“No,” the man said, this time louder and more guttural. “You’re the one that’s gonna make it so people end up marrying their grandmothers.”

    “I plan to marry my girlfriend,” the woman said. “You can marry whoever you want. But your grandmother? That seems a little unnatural to me.”

    The man started muttering something about having sex with other relatives, but the young woman smiled at him until he ran out of steam. He walked away.

    “That was impressive,” I told the woman. “I’d never have thought to say that.”

    “You just can’t let them get to you,” she said. “If you do, you’ll never make it through this whole thing.”

Wednesday, November 17, 2010

Oh, this is good

The Daily Show With Jon StewartMon - Thurs 11p / 10c
It Gets Worse PSA
www.thedailyshow.com

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Five Star Review for A Passionate Engagement from an Amazon Top Ten Reviewer

From Naiveté of Childhood to Passionate Commitment of Adulthood, November 15, 2010
By 
 
 
 
 
 
 
 
 
 
 
 
 
 
 
 
 
 
 
 
 
 
 
 
 
 
 
 
 
 
 
 
 
 
 
 
 
 
 
 
 
 
 
 
 
 
 
 
 
 
 
 
 
 
 
 
 
 
 
 
 
 
 
 
 
 
 
 
 
 
 
 
 
 
 
 
 
 
 
 
 
 
 
 
 
 
 
 
 
 
 
 
 
 
 
 
 
 
 
 
 
 
 
 
 
 
 
 
 
 
 
 
 
 
 
 
 
 
 
 
 
 
 
 
 
 
 
 
 
 
 
 
 
 
 

Ken Harvey has written a memoir that is a fine book on so many levels. The utter simplicity of retelling his childhood is as tender a story as any in the literature. Somehow Harvey manages to completely return to those days as a kid when he realized his attention and desires were not similar to those of other boys his age, his mortification when he progressed to gym class and faced the showers where his fellow students would mock his dreaded indication of arousal, his being a closeted gay man through school and teaching, dating and interacting with women successfully but without the passion he longed to experience, and finally his coming out process in gatherings and clubs where his innocence was magnified with his honesty with those with whom he came into contact - all of this is related in such a keenly written style that echoes of Salinger and Joyce haunt the pages. There is a section when he is describing his trip to Spain and his frustrating encounter with a German man that he sets aside space for adroit philosophizing. 'Above all, I've learned, kids value authenticity in adults. There have been other times when I was visible even though I didn't want to be, times when I didn't want to be visible to myself. I wanted to slip on the comfortable shoes of denial, even if those shoes eventually wear out at the sole, exposing your bare feet to the glass and sharp rocks of the burning pavement.'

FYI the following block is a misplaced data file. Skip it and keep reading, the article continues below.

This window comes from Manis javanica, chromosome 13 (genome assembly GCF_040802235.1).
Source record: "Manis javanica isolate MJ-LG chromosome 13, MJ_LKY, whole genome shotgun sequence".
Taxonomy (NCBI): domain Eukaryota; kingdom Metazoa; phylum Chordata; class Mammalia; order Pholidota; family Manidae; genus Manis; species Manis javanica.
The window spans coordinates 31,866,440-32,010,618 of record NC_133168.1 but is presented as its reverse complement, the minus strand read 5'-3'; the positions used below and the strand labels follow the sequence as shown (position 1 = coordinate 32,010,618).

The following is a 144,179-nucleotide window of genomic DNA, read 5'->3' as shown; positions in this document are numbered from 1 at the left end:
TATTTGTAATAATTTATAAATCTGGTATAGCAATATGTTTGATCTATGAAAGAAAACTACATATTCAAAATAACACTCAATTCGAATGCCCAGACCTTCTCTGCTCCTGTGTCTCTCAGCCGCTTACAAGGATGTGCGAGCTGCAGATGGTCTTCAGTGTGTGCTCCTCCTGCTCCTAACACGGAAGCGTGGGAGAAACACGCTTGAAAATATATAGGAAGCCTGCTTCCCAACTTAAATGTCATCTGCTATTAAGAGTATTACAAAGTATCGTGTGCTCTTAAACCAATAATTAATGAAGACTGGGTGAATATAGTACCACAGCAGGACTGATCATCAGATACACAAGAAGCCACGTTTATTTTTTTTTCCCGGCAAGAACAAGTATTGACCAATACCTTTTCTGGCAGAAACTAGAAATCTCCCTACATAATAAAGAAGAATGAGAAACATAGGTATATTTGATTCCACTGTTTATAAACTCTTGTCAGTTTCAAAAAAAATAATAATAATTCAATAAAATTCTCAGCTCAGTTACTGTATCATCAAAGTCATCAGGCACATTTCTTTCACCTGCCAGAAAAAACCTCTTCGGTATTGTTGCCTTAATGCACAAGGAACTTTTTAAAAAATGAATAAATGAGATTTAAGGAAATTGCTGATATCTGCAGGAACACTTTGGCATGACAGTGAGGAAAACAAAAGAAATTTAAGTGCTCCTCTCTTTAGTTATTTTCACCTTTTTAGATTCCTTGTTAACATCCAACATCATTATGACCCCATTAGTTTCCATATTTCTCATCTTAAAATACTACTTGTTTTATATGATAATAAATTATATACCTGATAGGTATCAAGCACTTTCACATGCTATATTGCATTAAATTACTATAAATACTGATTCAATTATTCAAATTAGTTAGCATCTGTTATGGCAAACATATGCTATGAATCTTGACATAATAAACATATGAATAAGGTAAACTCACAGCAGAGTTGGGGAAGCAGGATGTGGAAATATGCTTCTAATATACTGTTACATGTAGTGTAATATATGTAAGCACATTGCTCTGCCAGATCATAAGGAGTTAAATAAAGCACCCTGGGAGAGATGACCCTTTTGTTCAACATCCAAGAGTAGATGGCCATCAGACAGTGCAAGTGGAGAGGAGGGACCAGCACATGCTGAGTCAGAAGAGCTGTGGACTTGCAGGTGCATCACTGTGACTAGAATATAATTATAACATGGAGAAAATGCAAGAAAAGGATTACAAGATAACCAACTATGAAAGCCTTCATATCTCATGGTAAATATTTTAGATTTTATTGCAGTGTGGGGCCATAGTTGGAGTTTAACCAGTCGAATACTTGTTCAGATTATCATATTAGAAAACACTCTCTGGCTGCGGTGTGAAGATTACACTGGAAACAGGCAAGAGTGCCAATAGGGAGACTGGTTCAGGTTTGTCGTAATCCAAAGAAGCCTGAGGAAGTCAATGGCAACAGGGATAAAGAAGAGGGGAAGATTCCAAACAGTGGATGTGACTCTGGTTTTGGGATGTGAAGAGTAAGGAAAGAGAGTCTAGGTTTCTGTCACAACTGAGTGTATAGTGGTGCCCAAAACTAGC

At last Harvey comes out to his fellow teachers only to win their support, goes on to date through the local newspaper ads until he encounters the man who will become his life partner Bruce - a man who comes complete with two children that the new couple will parent. From this point on through the rest of the book Harvey personalizes the events that lead up to the equal rights stance of same sex marriage, becoming an activist and remaining an activist to this day. He shares his beliefs, his trials with the ups and downs of governmental decisions and laws and takes us to the present moment when some states have sanctioned same sex marriage while others, like the supposedly emotionally advanced California, have failed to pass such measures as Proposition 8 just this year, and for once that sharing becomes fine literature.

While other writers are producing pamphlets and books and blogs and demonstrations about the inequality that likely at some point in the future will seem as irresponsible as women's rights and racial equality now appear, Ken Harvey offers a different way to analyze the situation. By sharing the turmoil of his innocent but emotionally abusive childhood in such eloquent prose the reader is introduced to the issues of human rights on a wholly different level. We want to hear what this man has to say because he says it so well. This is a book to read for pleasure and a book that should well be mandatory for schools across the country. Ken Harvey is a very fine new voice. Grady Harp, November 10

Monday, November 15, 2010

The High Cost of the 2010 Political Compaign

It's been a while since my last post.  I've been involved in my book release.  Thanks to everyone who came to the reading on Sunday!

I've been thinking about the November 2 election for quite a while now. According to some reports, the congressional campaign of 2010 will cost an estimated 4 billion dollars.  I started thinking about what that money might buy.  These are estimates, of course. Here's what we could buy in the United States:

•tuition to college for over 100,0000 students for four years
•construction of 30,000 houses in the Midwest (houses, not apartments)
•a year's salary for 100,000 teachers in the United States
•a year of food for ½ million families of 4 in the United States
•a pair of glasses for 2 million people in the US (and that's assuming a pair costs $200 -- we can assume much less for  basic, non specialized glasses.)
• almost a million basset hound puppies.  (Okay, a silly statistic, until you think: what would make you happier when you see reports of Washington?  100 senators or almost a million bassets?)
•200 million books for elementary school children
• 750 elementary schools, built at union rates

Okay.  I could go on and on.  And research and research.  Just look at these figures without your political lenses.  Whether you are Republican or Democrat, these numbers are pretty intriguing, aren't they?